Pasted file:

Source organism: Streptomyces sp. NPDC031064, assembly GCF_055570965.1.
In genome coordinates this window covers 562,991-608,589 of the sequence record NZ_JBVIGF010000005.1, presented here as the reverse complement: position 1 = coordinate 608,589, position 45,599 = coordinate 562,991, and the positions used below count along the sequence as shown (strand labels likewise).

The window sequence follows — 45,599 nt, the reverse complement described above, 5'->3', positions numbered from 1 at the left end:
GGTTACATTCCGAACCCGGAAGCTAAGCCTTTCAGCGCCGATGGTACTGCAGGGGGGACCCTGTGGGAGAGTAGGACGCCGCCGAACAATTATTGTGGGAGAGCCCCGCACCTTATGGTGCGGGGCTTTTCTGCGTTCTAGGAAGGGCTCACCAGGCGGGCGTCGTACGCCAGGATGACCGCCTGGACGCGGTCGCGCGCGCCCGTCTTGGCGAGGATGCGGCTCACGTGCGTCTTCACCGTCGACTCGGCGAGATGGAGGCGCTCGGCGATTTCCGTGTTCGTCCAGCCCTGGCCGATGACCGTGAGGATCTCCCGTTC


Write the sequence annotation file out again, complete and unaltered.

Source organism: Streptomyces sp. NPDC031064, assembly GCF_055570965.1.
In genome coordinates this window covers 562,991-608,589 of the sequence record NZ_JBVIGF010000005.1, presented here as the reverse complement: position 1 = coordinate 608,589, position 45,599 = coordinate 562,991, and the positions used below count along the sequence as shown (strand labels likewise).

The window sequence follows — 45,599 nt, the reverse complement described above, 5'->3', positions numbered from 1 at the left end:
GGTTACATTCCGAACCCGGAAGCTAAGCCTTTCAGCGCCGATGGTACTGCAGGGGGGACCCTGTGGGAGAGTAGGACGCCGCCGAACAATTATTGTGGGAGAGCCCCGCACCTTATGGTGCGGGGCTTTTCTGCGTTCTAGGAAGGGCTCACCAGGCGGGCGTCGTACGCCAGGATGACCGCCTGGACGCGGTCGCGCGCGCCCGTCTTGGCGAGGATGCGGCTCACGTGCGTCTTCACCGTCGACTCGGCGAGATGGAGGCGCTCGGCGATTTCCGTGTTCGTCCAGCCCTGGCCGATGACCGTGAGGATCTCCCGTTC